Standing as a powerful symbol of French military victories is the Arc de Triomphe at the Place Charles de Gaulle, also known as l’Etoile, the Star. It is the center of l’Etoile with 12 avenues that radiate from the Arc, a grand location recognized as a premier landmark of Paris and memorialized in countless paintings, postcards, photos and films.
I visited the Arc in time to witness the ceremony at the Tomb of the Unknown Soldier that takes place every evening. It is a respectful and moving experience that brought to mind other places I’ve visited, such as the Tomb of the Unknowns at Arlington National Cemetery in Virginia, and the Tomb of the Unknown Warrior in Westminster Abbey. The inscription at the tomb in Westminster Abbey includes the words “…they buried him among the kings”, which I’ve always thought so appropriate a burial place for these soldiers. To me, as to many, these sites are thought-provoking and their significance, enormous. I learned that it was the eternal flame at the Arc that so impressed Jacqueline Kennedy when she and President Kennedy visited in 1961 that she requested the eternal flame that marks the grave of the president at Arlington.
Before this visit, I also didn’t know that you can actually reach the top of the Arc via a spiral staircase. After the ceremony, I took the 284 steps to the top. Besides being good exercise, the ascent rewards you with gorgeous views of Paris. Stepping outside, I was presented with vivid vistas of Paris.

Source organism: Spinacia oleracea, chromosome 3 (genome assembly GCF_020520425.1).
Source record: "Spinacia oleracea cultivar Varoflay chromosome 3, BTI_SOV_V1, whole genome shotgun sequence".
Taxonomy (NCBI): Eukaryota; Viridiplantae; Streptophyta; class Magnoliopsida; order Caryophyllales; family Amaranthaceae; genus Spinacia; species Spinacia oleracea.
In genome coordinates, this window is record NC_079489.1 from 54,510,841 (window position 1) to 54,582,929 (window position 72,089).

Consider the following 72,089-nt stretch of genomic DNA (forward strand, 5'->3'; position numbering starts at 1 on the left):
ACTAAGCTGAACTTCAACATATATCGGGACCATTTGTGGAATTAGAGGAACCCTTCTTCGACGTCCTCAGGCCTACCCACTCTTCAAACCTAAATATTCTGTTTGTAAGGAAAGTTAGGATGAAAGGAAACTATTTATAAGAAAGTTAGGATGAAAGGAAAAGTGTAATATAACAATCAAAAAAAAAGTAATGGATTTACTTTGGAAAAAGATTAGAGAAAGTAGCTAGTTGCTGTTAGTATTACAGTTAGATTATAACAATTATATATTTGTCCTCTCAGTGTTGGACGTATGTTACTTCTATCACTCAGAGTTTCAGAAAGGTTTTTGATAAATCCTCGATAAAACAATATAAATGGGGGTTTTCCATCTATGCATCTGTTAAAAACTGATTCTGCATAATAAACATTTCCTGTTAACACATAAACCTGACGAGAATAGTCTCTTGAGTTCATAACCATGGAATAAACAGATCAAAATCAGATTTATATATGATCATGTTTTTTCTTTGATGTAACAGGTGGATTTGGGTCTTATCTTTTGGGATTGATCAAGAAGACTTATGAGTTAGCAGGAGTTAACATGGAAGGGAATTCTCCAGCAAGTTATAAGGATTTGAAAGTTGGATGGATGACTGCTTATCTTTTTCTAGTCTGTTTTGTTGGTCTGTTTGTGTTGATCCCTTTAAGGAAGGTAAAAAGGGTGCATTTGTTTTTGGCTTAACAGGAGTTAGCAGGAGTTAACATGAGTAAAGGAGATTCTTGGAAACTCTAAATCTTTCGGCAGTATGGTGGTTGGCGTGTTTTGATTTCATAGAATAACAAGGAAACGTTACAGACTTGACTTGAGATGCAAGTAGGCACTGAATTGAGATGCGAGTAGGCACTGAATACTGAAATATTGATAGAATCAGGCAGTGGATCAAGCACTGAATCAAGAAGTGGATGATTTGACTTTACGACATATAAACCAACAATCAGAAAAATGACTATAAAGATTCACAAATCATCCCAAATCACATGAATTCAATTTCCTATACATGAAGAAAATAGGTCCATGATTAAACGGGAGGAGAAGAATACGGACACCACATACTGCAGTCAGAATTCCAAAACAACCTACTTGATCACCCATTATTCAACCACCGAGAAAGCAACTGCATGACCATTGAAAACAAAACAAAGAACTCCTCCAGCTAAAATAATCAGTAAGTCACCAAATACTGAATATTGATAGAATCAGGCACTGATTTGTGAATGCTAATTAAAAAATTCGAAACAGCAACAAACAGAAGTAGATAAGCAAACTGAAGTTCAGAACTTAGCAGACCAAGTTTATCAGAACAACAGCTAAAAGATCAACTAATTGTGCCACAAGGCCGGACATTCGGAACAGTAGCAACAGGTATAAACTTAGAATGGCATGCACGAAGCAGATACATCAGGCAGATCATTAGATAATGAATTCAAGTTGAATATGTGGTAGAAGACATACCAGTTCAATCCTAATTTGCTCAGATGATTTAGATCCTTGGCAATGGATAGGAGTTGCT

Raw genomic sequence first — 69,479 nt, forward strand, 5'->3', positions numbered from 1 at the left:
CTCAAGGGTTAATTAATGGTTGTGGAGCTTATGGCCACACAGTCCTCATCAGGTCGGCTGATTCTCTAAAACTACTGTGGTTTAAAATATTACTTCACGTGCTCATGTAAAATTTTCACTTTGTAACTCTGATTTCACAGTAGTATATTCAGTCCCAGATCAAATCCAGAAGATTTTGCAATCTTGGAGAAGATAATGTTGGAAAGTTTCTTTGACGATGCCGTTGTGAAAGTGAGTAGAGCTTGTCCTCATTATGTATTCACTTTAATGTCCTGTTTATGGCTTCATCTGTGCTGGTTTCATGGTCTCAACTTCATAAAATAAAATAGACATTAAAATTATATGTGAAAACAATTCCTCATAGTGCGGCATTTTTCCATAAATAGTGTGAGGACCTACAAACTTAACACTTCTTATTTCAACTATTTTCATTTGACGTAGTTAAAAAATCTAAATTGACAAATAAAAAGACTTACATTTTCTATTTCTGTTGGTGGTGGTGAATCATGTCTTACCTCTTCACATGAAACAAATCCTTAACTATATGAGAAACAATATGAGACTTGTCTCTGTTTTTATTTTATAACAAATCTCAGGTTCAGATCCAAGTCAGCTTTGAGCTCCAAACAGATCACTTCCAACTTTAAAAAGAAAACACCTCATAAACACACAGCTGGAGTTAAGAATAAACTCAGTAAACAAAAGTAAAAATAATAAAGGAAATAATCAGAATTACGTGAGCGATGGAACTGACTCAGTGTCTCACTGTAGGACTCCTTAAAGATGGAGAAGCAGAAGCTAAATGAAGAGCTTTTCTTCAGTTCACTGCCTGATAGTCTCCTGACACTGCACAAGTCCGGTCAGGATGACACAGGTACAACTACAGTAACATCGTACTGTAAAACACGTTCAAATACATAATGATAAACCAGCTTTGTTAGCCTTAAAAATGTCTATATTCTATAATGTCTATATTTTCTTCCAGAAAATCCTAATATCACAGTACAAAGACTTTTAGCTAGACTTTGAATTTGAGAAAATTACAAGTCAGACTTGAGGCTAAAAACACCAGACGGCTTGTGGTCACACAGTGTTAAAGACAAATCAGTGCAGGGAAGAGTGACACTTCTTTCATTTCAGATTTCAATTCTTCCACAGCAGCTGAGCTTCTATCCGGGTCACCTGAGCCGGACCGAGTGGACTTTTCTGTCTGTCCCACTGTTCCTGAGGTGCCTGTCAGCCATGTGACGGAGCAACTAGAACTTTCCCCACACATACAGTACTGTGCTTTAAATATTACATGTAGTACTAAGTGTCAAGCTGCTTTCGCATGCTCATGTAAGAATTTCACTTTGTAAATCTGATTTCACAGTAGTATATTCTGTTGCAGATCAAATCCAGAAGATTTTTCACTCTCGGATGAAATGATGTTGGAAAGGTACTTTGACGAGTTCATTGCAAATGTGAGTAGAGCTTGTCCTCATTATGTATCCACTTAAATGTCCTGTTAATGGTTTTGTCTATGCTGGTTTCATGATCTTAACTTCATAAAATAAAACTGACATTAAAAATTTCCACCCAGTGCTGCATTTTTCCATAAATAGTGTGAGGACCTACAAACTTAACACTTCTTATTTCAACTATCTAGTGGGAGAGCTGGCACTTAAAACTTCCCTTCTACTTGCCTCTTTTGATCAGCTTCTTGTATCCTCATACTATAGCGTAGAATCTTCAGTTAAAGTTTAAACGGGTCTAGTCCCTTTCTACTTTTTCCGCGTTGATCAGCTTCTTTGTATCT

On this crisp, clear night in December, I could see lights in all directions. In the distance was Sacré-Cœur Basilica at the summit of Montmartre, La Défense business district with its skyscrapers, La Grande Roue at the other end of the Champs-Elysées, and the Eiffel Tower.
As I believe all travel guides will tell you (and it deserves repeating), don’t be tempted to cross the very busy Place Charles de Gaulle roundabout to reach the Arc. There is an underground pedestrian walkway nearby to get you there safely. But do go and spend some time. Enjoy the views of the City of Lights, study the friezes and sculptures, read names of military officers inscribed on the walls, and pause for a moment at the tomb to think about this soldier and the “unknowns” of all wars.